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Hidden with code "Submitted as Feature"
News :: Environment : Social Welfare
Stop privatization of wastewater in Holyoke
11 Dec 2004
Open Letter to the Aquarion Company
December 9, 2004

Open Letter to the Aquarion Company
Attn: CEO Charles Firlotte.

Dear Mr. Firlotte and Aquarion,

Your subsidiary, the Aquarion Water Company of
Massachusetts is the only bidder on a contract
to design/build/operate the wastewater
treatment facility and CSO abatement project in
Holyoke, Massachusetts, where I would be one of
your future ratepayers.
Mr. Firlotte, your company appears to be an
honorable institution, and I mean no disrespect
when I say that many of us in Holyoke don’t
want the company to come here. We’ve formed a
group called the Holyoke Citizens for Open
Government, and although the contract is
nearing final approval, we are doing what we
can to halt the process. You probably know
this already, you may have read about us in the
Valley Advocate or Springfield Republican, or
on WAMC, Channel 22, and Channel 40 news. If not,
you can catch up on the latest news and listen to our
press conference on our website:
Press conference:

You’ve said that one of the hardest parts of
your job is dealing with citizen groups who
don’t want you. Why do these pesky groups keep
springing up? Here are some of the reasons we

· Public water and wastewater treatment systems
have a long history of being a public trust in
the United States, and in Holyoke since 1871.
It is important that it remain so for future
generations. When the city government decided
to make it a public trust in 1871, women
couldn’t vote and children worked fourteen hour
days in the mills. But they were progressive
enough to conclude that the residents of
Holyoke would benefit by taking profit out of
the economic equation of water and wastewater
services. It was a good idea then, and still

· City jobs should stay city jobs. The 26
positions at the Wastewater Treatment Plant
have been livable-wage, union, civil service
jobs that help anchor the community of Holyoke
to a decent standard of living. It’s a
struggle for people here sometimes, and good
local union jobs help. You can’t put a price
on the value of employment in the public
service, because both workers and community
benefit from the relationship. Negotiating
future contracts with a CEO who has a
background in labor relations and pushed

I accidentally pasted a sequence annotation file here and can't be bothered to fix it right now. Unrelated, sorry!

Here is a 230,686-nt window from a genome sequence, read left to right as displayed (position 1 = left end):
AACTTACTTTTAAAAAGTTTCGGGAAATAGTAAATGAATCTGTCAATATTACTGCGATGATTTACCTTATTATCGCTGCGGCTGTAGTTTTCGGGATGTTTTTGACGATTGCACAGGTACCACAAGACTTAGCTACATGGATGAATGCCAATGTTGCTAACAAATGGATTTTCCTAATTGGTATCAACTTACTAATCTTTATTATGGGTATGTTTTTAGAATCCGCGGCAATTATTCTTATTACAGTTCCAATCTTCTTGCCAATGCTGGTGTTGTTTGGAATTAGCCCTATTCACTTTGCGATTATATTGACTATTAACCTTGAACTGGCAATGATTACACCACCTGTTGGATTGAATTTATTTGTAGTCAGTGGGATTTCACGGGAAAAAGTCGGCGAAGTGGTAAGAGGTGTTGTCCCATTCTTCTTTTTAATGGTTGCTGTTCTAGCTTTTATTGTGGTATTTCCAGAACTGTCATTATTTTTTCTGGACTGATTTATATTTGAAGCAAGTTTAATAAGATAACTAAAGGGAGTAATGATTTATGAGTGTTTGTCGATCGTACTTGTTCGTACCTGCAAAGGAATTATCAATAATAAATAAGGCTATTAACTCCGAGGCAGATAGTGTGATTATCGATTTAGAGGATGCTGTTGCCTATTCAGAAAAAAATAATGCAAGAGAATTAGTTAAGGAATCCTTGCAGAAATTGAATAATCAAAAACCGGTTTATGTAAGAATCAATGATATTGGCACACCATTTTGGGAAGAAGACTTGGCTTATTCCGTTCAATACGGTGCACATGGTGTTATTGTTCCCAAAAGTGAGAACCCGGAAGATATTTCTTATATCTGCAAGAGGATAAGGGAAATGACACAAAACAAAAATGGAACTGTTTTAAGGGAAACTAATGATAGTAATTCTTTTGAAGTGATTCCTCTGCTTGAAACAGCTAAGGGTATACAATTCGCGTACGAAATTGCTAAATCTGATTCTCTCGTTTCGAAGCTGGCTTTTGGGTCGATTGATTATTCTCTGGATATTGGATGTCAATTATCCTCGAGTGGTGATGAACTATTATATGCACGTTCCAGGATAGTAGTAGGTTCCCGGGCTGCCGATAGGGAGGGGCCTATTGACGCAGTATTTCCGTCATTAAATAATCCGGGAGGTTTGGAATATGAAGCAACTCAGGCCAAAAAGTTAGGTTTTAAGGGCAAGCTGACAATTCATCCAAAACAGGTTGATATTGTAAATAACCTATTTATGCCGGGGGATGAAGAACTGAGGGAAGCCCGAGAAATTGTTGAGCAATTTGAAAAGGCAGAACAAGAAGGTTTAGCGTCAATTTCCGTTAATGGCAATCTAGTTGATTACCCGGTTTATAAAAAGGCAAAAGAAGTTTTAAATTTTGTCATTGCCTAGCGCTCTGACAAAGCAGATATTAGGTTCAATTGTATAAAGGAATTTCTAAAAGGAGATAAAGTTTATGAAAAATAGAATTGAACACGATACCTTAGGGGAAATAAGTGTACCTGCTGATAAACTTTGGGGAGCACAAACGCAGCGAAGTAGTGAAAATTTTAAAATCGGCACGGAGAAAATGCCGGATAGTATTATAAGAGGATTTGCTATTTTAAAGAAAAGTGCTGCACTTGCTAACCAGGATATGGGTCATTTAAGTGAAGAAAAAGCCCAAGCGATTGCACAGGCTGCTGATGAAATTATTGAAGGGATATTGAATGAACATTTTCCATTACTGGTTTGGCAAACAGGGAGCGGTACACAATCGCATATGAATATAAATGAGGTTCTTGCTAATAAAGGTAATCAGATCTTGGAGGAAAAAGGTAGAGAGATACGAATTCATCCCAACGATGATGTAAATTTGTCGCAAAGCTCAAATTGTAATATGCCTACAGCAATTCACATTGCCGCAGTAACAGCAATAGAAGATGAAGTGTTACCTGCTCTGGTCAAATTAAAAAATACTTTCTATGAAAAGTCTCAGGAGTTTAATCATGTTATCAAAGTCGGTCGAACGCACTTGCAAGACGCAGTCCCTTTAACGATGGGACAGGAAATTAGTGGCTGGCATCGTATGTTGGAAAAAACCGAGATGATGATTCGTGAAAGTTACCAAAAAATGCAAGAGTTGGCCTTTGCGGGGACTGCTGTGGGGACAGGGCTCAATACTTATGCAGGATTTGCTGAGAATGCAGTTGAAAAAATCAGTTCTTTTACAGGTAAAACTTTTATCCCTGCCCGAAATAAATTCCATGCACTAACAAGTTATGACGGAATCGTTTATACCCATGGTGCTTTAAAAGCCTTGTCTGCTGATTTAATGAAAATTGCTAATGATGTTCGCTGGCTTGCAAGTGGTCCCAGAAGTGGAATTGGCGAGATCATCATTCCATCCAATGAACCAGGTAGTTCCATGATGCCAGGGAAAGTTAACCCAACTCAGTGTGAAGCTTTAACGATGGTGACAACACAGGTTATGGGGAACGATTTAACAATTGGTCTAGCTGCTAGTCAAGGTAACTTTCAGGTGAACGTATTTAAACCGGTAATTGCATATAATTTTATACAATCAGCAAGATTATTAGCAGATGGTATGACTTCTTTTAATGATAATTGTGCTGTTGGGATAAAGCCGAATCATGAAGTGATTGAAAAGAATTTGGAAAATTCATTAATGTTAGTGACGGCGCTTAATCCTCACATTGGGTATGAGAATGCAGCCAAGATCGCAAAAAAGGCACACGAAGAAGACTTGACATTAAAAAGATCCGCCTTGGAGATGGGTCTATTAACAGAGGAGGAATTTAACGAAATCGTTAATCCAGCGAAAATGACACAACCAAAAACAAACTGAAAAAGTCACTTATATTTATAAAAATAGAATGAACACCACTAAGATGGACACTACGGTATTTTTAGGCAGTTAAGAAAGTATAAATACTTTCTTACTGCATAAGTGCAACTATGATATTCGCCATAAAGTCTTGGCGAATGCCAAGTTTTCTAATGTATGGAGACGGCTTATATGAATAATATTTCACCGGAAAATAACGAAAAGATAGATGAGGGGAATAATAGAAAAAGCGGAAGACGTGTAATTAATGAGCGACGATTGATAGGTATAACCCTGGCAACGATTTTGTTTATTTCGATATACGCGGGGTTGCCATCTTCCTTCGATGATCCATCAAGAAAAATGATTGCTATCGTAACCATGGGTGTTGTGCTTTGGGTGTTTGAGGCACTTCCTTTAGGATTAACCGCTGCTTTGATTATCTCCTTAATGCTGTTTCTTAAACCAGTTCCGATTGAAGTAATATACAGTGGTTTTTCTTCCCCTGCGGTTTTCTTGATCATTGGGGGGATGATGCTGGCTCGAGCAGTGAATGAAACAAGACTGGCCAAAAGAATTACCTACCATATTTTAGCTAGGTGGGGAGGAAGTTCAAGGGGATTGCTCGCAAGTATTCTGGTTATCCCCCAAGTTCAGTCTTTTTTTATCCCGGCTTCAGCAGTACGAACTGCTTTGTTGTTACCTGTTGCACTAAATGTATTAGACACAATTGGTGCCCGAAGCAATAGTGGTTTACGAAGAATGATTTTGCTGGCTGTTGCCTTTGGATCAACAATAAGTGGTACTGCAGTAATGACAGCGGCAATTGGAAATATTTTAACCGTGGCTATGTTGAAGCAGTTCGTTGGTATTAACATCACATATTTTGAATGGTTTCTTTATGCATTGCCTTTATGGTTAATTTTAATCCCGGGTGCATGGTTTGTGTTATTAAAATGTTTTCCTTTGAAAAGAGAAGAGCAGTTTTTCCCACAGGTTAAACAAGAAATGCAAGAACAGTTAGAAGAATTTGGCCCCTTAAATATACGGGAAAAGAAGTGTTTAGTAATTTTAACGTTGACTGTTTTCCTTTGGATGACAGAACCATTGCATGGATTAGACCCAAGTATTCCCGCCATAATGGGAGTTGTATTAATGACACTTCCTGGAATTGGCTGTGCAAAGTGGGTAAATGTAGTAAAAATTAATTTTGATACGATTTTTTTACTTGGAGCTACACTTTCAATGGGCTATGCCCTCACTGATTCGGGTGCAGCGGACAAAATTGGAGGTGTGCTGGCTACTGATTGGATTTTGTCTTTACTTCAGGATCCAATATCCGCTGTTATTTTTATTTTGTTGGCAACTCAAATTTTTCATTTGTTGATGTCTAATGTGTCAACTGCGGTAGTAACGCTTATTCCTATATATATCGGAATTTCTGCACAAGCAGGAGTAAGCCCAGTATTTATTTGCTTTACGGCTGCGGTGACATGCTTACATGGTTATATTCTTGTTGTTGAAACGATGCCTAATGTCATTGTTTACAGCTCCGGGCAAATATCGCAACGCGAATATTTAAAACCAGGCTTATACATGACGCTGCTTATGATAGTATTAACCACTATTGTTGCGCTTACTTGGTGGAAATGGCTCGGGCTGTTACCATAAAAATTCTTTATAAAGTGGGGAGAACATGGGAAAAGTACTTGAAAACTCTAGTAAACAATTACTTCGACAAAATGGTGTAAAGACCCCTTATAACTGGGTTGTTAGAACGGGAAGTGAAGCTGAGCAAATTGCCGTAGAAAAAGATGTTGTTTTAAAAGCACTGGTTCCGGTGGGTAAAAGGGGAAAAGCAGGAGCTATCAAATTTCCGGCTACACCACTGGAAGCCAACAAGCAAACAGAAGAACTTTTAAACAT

Bridgeport workers to a strike vote last
November doesn’t hold a lot of promise, either.

· No offense, but you folks are coming here to
make money. This is one of the poorest
communities in the state by any measure, and
your profit is our loss, and these are the same
people whose finances will be most affected by
every dollar of profit that leaves the
community with Aquarion and Kelda.

· The incentive to clean up the river isn’t the
same for a private company interested in the
bottom line. Under the current public DPW, we
have a system that is locally governed,
accountable to residents, and all the people
involved are from local communities, and these
same people have kids that play in the river,
or would if it was cleaned up. I can’t imagine
that Kelda’s stockholders and board of
directors care as much about these kids, at
least not in the same way, or about the river,
compared to the residents here who use it for
all kinds of recreation and as a thing of

It’s a beautiful, wild stretch of the
Connecticut River below the dam, with few
houses along the banks and lots of fish,
herons, beaver, and even a few bald eagles. It
deserves to be cleaned up and preserved as a
recreational resource for future generations
and for the inherent value of wild space, and
it is not clear if that fits into Aquarion’s
plans for financial gain. I feel that the
local community and the DPW are in a better
position, and have a greater political will, to
effect the changes needed to clean up the
river, to upgrade and run the plant in the
cleanest and most efficient manner, and to
preserve the good, livable wage jobs with the
city for generations to come. Thanks for
reading, and I for one hope that you will
reconsider your bid to privatize the wastewater
treatment facility in Holyoke.

See also: